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Huber Believed Originally Held in Refrigerator

July 27, 1994|KEVIN JOHNSON and RENE LYNCH | TIMES STAFF WRITERS

PRESCOTT, Ariz. — A police affidavit and diagram filed in court here Tuesday indicate that Denise Huber may have been killed and her body kept in an upright refrigerator-freezer in an Orange County warehouse until the man accused of killing her purchased a larger deep freeze.

The documents, filed in a Yavapai County court with a request for a third warrant to search the home of murder suspect John J. Famalaro, may explain the mystery of Huber's whereabouts in the nine days that passed between her disappearance and when her accused killer took delivery of the deep freeze in which her body was discovered three years later.

One Arizona law enforcement official confirmed that investigators theorize that Huber's body may have been stored in the side-by-side refrigerator-freezer that Famalaro kept in the Laguna Hills warehouse, but cautioned that evidence was thus far lacking to prove the theory.

"The theory is being looked at," the official said. "But when it comes down to putting on the case, you can only prove what you can prove. What really happened may never really be known. There were no eyeball witnesses."

"Since the issuance of the (third) search warrant, (Yavapai Sheriff Deputy Lonnie E. Brown) has been advised of information that leads to the belief that the Hotpoint refrigerator may have been involved in the death of Denise Huber," states the affidavit filed with the search warrant request.

Special tests to detect whether there was blood on or in the refrigerator-freezer did not reveal any traces, even though bloodstains had been found all around the area where the refrigerator-freezer had stood in the warehouse.

Tests have yet to be conducted on lumber and other wooden materials that were thought to be near the refrigerator-freezer while it was in the warehouse. Several truckloads of lumber and wooden siding were seized in Tuesday's search.

Authorities also tested Famalaro's vehicles for traces of blood, but the official said those tests were also believed to be negative. The vehicles identified for testing included two white vans parked outside the home of Famalaro's mother, who lives next door to Famalaro's Prescott Country Club home, and a 1977 Dodge pickup that was parked in his driveway.

The tests involved the use of Luminol, a substance used to highlight blood traces when they cannot be scene under normal circumstances.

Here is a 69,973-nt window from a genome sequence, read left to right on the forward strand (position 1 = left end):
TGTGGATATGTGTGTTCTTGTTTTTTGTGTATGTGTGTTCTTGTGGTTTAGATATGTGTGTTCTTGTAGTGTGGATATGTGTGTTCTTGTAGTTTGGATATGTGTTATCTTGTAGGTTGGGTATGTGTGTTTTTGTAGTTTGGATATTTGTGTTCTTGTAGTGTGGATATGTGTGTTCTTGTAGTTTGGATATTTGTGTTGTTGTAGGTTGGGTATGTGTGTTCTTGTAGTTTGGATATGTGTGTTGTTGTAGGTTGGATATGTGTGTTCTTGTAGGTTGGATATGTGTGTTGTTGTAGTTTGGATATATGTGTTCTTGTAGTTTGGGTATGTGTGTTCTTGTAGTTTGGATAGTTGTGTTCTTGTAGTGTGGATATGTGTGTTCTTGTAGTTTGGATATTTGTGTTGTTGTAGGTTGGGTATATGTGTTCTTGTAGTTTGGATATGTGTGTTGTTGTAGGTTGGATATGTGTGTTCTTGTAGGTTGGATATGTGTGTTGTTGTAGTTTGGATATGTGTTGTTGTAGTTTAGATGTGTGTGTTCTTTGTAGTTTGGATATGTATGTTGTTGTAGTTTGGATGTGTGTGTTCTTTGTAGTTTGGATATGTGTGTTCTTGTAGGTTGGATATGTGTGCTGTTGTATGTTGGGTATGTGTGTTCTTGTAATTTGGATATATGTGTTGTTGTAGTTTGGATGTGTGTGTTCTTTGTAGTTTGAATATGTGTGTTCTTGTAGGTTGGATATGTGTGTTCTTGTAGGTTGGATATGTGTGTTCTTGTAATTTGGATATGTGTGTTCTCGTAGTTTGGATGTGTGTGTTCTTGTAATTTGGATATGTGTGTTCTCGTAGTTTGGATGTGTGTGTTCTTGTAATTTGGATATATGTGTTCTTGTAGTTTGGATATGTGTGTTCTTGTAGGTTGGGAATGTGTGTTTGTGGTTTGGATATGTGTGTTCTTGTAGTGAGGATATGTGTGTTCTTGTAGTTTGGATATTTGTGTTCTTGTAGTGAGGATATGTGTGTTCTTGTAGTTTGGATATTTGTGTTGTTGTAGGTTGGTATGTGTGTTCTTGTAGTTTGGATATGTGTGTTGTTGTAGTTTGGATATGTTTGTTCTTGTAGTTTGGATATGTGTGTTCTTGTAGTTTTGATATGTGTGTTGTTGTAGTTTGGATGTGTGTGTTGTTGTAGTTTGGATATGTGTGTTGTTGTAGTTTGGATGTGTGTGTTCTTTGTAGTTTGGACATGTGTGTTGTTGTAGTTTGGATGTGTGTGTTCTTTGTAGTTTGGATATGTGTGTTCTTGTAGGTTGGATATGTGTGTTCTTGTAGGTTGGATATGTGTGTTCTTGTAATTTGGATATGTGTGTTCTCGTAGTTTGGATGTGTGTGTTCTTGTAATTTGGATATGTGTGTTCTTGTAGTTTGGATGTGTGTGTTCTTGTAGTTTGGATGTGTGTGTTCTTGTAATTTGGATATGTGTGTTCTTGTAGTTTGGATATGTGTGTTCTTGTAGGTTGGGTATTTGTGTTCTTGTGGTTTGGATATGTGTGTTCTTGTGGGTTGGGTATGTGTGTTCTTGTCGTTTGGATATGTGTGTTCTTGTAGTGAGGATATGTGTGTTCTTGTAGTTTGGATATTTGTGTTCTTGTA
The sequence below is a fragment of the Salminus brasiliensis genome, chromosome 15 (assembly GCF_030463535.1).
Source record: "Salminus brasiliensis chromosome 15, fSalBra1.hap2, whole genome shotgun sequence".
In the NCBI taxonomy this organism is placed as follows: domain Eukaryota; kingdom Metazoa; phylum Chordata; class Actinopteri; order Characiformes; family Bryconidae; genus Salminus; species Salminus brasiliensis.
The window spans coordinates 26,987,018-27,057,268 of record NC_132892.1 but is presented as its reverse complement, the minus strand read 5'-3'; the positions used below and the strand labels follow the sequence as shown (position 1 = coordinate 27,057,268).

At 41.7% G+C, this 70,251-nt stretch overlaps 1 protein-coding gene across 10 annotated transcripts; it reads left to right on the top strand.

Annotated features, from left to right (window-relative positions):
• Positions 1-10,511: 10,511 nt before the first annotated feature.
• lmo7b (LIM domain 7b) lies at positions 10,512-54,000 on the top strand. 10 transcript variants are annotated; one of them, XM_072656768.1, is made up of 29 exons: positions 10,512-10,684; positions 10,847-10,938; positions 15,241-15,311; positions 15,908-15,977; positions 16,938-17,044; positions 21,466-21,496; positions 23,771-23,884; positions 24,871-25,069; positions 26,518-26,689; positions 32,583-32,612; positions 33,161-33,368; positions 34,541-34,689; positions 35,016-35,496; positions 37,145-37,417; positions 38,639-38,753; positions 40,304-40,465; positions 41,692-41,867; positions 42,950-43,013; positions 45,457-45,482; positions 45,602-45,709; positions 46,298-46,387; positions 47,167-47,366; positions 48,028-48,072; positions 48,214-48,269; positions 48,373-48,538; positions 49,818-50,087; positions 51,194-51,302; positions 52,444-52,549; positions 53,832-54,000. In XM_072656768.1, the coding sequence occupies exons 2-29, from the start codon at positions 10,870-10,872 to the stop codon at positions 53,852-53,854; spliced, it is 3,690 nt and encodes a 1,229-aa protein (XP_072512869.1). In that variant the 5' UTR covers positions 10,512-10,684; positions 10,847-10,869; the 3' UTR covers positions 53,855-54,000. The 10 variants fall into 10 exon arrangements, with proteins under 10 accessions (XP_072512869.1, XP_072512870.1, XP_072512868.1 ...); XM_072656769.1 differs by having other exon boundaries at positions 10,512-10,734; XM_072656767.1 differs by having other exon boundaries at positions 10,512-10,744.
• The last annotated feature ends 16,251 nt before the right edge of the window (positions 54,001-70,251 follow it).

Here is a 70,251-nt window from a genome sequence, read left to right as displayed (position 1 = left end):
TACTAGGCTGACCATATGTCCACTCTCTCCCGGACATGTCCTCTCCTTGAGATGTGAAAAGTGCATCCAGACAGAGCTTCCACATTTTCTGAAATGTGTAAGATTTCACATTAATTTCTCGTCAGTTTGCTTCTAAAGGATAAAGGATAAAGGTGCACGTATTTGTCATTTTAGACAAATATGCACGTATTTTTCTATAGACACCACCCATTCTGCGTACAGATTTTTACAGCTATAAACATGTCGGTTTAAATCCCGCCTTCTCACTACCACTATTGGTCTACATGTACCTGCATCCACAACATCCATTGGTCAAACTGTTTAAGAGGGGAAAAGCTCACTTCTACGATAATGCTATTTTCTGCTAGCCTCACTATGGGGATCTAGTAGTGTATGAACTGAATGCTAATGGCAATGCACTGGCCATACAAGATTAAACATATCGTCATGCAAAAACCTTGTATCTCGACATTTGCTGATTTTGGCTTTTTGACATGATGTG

The Hotpoint refrigerator-freezer was seized from Famalaro's kitchen at his Arizona hilltop home by investigators Monday.

Famalaro lived in the Laguna Hills warehouse facility between February, 1991, and August, 1992, according to the affidavit. Costa Mesa police recently found traces of blood there, and a diagram prepared by Costa Mesa Police Detective Jack Archer revealed that numerous bloodstains were detected around the area where the refrigerator-freezer had been installed.

Authorities are expected to announce later this week whether samples taken from that area match blood taken from Huber's partially decomposed body.

Based on interviews with Famalaro's brother-in-law, Duane A. Thobe, authorities stated in the affidavit that Thobe helped move Famalaro from a home in Lake Forest to the warehouse in the spring or summer of 1990.

During that move, Thobe told investigators that he helped Famalaro construct a loft and a large wooden cabinet, approximately 10 feet by 4 feet, specifically to enclose the refrigerator-freezer. His lease did not allow him to live in the warehouse, and several men who worked with Famalaro in his house-painting business said the area where he apparently took up housekeeping was off-limits any time they visited.

The wooden cabinet's swinging doors were equipped to be locked, authorities said. Thobe told investigators that he had later seen the refrigerator-freezer in the cabinet and that Famalaro was using the warehouse as a "residence-business."

When Costa Mesa authorities went to search the warehouse, detectives found that the cabinet and loft had been removed. However, investigators found traces of blood "at or near where the refrigerator-freezer had been standing inside the cabinet," the affidavit stated.

Tuesday, when Costa Mesa authorities returned to the Famalaro home in Arizona to continue searching for clues, they removed two truckloads of lumber and other wooden pieces.

Authorities declined to comment on why the wood was being seized, but an official close to the investigation said it was possible that police returned to Arizona to look for materials that could have been used to build the cabinet and loft in Laguna Hills.

Early in the investigation, both Costa Mesa police and Arizona officials expressed great interest in speaking with Thobe, who owns the country club home here where Famalaro lived, and where authorities discovered Huber's body the 23-cubic-foot freezer that was running in the back of a Ryder rental truck.

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